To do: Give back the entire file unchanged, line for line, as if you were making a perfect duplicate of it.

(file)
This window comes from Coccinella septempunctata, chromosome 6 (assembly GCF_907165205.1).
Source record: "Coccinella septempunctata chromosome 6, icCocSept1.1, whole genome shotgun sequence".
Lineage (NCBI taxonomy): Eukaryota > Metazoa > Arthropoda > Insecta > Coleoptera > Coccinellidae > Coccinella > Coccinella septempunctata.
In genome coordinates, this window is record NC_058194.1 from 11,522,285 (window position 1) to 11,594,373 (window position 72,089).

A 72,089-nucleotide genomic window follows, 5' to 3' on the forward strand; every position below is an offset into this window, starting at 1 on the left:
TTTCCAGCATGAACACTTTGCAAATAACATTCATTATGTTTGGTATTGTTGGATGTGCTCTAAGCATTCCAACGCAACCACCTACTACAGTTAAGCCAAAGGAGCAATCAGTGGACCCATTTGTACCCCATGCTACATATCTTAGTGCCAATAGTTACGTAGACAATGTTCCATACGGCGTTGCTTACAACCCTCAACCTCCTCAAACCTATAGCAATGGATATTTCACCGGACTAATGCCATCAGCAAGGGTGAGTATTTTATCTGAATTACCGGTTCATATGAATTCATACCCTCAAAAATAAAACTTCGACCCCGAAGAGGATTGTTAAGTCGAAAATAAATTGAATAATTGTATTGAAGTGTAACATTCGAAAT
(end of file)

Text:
This window comes from Coccinella septempunctata, chromosome 6 (assembly GCF_907165205.1).
Source record: "Coccinella septempunctata chromosome 6, icCocSept1.1, whole genome shotgun sequence".
Lineage (NCBI taxonomy): Eukaryota > Metazoa > Arthropoda > Insecta > Coleoptera > Coccinellidae > Coccinella > Coccinella septempunctata.
In genome coordinates, this window is record NC_058194.1 from 11,522,285 (window position 1) to 11,594,373 (window position 72,089).

A 72,089-nucleotide genomic window follows, 5' to 3' on the forward strand; every position below is an offset into this window, starting at 1 on the left:
TTTCCAGCATGAACACTTTGCAAATAACATTCATTATGTTTGGTATTGTTGGATGTGCTCTAAGCATTCCAACGCAACCACCTACTACAGTTAAGCCAAAGGAGCAATCAGTGGACCCATTTGTACCCCATGCTACATATCTTAGTGCCAATAGTTACGTAGACAATGTTCCATACGGCGTTGCTTACAACCCTCAACCTCCTCAAACCTATAGCAATGGATATTTCACCGGACTAATGCCATCAGCAAGGGTGAGTATTTTATCTGAATTACCGGTTCATATGAATTCATACCCTCAAAAATAAAACTTCGACCCCGAAGAGGATTGTTAAGTCGAAAATAAATTGAATAATTGTATTGAAGTGTAACATTCGAAAT